Though it has been obscured during different ages of her life, the Church has taught the doctrine of the priesthood of all believers since the very beginning. Our baptism immerses us into the fullness of the life of Christ, granting us participation in his threefold role of prophet, priest, and king. Scripture goes so far as to call Christians a “royal priesthood.”
But what does it mean to be a priest? Often, we assume that priesthood is limited to the sacramental priesthood and the dispensing of the mysteries of the New Covenant—offering Mass, hearing confessions, and the like.
While these priestly duties are indeed critical to the life of the Church, they are not necessary to the essence of the priesthood, especially since we know laymen do not have the power to do these things. No, at its heart, all priesthood is about sacrificial mediation. It is about offering a sacrifice of praise to the living God.
The Heart of Priesthood
The priestly role goes back to the foundation of creation and the action and reaction at the heart of all reality. In the beginning, God placed mankind in the garden and surrounded him with a world teeming with life.
Man, as the only rational creature, was meant to receive this gift of creation, not passively but with active thanksgiving. He was meant to bless it and return thanks for it. That is why we bless our food—“Bless us, O Lord, and these thy gifts.”
Physics tells us that for every action in nature, there is an equal and opposite reaction. This holds true from the spiritual realm. God gives. All of creation and all good things flow from his Fatherly goodness. Man is meant to receive all things from God, bless them with thanksgiving, and return for them a sacrifice of praise. The return of praise for gift is what priesthood is at its heart.
God gives. Man receives, blesses, and returns. It is an ebb and flow, like waves washing against the shore. Like a great echo resounding to the praise of God. Action and return, gift and thanksgiving.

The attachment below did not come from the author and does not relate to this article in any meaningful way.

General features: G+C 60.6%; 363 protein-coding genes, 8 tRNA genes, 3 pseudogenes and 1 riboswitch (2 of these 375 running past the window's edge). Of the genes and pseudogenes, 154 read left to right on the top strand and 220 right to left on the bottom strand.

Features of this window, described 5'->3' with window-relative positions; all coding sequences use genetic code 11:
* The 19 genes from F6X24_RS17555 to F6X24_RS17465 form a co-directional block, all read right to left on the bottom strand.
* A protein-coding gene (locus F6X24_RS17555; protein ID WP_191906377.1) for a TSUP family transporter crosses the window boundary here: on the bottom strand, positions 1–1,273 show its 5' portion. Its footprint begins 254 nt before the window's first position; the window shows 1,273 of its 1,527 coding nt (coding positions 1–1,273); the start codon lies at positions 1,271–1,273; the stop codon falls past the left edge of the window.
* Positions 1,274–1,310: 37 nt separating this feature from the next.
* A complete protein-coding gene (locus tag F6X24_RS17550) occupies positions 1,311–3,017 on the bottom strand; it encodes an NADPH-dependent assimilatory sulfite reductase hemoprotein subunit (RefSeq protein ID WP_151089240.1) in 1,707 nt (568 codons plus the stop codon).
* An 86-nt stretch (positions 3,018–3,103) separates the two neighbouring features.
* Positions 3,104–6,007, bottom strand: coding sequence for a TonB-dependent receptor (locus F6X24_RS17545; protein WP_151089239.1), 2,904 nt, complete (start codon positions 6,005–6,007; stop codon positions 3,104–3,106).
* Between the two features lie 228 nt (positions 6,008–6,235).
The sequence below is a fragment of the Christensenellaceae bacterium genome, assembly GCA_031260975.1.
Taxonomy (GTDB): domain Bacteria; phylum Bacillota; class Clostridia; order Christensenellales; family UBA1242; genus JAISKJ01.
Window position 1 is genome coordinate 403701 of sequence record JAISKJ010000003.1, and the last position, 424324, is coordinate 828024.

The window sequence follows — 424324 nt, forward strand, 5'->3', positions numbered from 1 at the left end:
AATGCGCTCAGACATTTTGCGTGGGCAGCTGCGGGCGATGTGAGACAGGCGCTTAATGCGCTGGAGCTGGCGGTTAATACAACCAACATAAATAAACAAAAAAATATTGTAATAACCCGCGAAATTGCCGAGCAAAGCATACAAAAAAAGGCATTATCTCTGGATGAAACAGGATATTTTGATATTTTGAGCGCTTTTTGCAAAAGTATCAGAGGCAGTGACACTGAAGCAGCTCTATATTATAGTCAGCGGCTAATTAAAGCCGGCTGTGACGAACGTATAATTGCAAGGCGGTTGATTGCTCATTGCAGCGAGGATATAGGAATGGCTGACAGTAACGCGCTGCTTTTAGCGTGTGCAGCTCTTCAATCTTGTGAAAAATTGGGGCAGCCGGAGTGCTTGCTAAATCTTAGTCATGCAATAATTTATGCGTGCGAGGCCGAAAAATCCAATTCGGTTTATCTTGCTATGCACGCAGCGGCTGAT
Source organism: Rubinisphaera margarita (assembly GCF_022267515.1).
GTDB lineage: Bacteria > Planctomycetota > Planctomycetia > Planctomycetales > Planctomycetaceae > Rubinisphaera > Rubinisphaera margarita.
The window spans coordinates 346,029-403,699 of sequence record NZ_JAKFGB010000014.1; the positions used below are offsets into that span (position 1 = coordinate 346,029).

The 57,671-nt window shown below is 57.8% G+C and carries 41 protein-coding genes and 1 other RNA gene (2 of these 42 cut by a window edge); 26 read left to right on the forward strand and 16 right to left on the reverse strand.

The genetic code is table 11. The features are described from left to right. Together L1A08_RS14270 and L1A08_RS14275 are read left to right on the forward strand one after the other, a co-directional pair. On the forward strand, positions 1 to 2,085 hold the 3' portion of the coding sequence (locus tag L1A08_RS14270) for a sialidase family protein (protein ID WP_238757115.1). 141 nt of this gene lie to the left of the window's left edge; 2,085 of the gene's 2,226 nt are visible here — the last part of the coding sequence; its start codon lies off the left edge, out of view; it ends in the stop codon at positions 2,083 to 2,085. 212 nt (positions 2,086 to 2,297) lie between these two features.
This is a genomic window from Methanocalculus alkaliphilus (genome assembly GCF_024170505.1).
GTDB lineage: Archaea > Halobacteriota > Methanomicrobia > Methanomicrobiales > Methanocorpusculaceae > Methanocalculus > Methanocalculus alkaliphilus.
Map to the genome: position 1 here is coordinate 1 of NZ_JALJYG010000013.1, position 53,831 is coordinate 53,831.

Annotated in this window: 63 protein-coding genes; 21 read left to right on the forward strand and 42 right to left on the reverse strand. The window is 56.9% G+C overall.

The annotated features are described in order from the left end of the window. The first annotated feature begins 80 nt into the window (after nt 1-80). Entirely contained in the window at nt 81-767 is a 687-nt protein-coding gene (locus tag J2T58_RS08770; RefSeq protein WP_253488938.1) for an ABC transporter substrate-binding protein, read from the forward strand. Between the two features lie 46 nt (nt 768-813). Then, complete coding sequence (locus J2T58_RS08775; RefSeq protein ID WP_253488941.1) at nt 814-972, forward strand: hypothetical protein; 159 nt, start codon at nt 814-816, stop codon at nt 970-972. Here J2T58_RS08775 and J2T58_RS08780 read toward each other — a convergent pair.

But what about mediation? All of creation praises the eternal God with without ceasing. Yet man alone, the image bearer of God, can offer this praise rationally and with conscious worship. We alone can bless and return with conscious participation. We were meant to mediate the praise of all creation back to God on creations behalf. This is our duty, and it should be our delight.
Saved in Thanksgiving
The offering of sacrificial praise is not accidental to man’s nature. It is essential. Man was made to be a priest. The more we offer ceaseless praise to the Almighty Father, the more human we become.
Due to sin, however, we often fail in this priestly role of grateful sacrifice. We do not give thanks, we do not praise God. We grumble and complain, we whine and lament our lot in life. It takes nothing from God, but it is to our own detriment.
It is our salvation to give thanks for all things. We are saved in thanksgiving. In the preface of the Mass, these truths are articulated beautifully:
The Lord be with you. And with thy spirit. Lift up your hearts. We have lifted them up to the Lord. Let us give thanks to the Lord our God. It is right and just.
It is truly meet and just, right for our salvation, that we should at all times and in all places, give thanks unto Thee, O holy Lord, Father almighty, everlasting God…
In giving thanks we are healed; in giving thanks we are justified; in giving thanks we are restored to eternal life.
In everything, then, let us give thanks. Let us lift up to the Father of Lights hearts overflowing with praise—for in so doing we are made whole.
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